As many as 60 babies a year are dying from unsafe sleeping arrangements, and stronger public advice is needed to get through to parents sleeping with babies, a coroner has warned.
Rotorua coroner Wallace Bain was commenting on the death of 2-month-old Tahi Elvis Edwards, who died while sleeping in the back seat of a car with his drunk mother in January 2011.
Ngaire Tukiwaho, or Ngaire Edwards, was found guilty of manslaughter in the High Court at Rotorua in May and sentenced to two years and one month in jail.
Tahi was her fifth child and two years earlier another 2-month- old son died of sudden infant death syndrome. From that experience she knew children were vulnerable and she had been advised of safe sleeping practices.
On the day before Tahi died, Tukiwaho drank heavily and told police that on a scale of 1-10, with 10 being heavily intoxicated, she was at 8 or 9.
After a fight with her partner, she put her son in the back of the car with her as she thought the night was cold.
She fell asleep with the baby in her arms and when she woke he had slipped down with his face against her body and arm.
Tahi likely died from accidental asphyxia.
When spoken to by police, she accepted she knew about sleeping risks and could not explain why she did not leave Tahi asleep in his pram or in the garage or carport. She said she was generally not thinking straight at the time.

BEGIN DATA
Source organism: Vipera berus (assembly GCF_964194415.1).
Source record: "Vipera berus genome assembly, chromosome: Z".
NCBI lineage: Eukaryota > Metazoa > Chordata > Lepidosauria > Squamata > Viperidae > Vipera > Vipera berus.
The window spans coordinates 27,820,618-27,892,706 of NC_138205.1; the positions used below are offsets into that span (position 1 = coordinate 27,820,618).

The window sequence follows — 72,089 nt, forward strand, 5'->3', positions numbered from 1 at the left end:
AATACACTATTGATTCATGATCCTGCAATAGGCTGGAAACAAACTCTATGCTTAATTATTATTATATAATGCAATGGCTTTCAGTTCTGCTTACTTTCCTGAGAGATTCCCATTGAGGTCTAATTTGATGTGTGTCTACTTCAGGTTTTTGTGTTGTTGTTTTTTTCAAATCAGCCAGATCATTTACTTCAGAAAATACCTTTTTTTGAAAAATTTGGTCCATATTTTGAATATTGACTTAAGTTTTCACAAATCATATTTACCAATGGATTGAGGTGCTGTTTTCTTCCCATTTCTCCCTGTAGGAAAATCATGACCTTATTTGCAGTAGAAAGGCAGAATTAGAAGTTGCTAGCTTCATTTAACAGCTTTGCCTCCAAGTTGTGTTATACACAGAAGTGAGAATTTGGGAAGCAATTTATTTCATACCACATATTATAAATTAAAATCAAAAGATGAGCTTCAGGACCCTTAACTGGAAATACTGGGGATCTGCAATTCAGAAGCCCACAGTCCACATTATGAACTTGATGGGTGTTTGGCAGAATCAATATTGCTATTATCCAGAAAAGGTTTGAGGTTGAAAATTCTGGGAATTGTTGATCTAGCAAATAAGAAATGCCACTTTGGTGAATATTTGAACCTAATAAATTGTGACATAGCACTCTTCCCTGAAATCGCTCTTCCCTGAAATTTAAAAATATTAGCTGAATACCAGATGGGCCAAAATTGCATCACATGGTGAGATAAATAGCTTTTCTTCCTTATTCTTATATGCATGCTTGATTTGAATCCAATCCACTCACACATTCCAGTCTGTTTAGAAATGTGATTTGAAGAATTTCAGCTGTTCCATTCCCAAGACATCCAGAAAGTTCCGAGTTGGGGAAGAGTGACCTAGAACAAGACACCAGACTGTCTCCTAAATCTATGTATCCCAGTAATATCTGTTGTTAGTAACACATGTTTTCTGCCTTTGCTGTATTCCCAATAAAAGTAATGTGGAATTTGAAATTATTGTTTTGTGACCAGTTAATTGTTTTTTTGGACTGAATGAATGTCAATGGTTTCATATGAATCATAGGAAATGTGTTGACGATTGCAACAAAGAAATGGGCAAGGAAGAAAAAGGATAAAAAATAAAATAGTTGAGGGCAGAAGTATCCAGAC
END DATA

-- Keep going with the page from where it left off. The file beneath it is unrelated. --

The High Court noted she accepted his death was entirely preventable.
The chilling facts of the case raised concerns about the previous loss of her son, advice on safe sleeping practices, the mother's continued use of alcohol, and whether there was a level of dysfunction that Child, Youth and Family was not aware of, said Mr Bain.
This was clearly a matter for Social Development Minister Paula Bennett, who ordered an investigation into the case.
"In my view, the message is simply not getting out there . . . babies in this country are dying unnecessarily," he said. "Latest figures suggest it could be as many as 55 to 60 babies dying each year from unsafe sleeping arrangements who might otherwise be alive." Most were Maori and Pacific Island babies.
"This is an indictment on our society and needs to be corrected urgently," Dr Bain said. "It can be corrected very simply by education and on-the-ground assistance to families with new babies."
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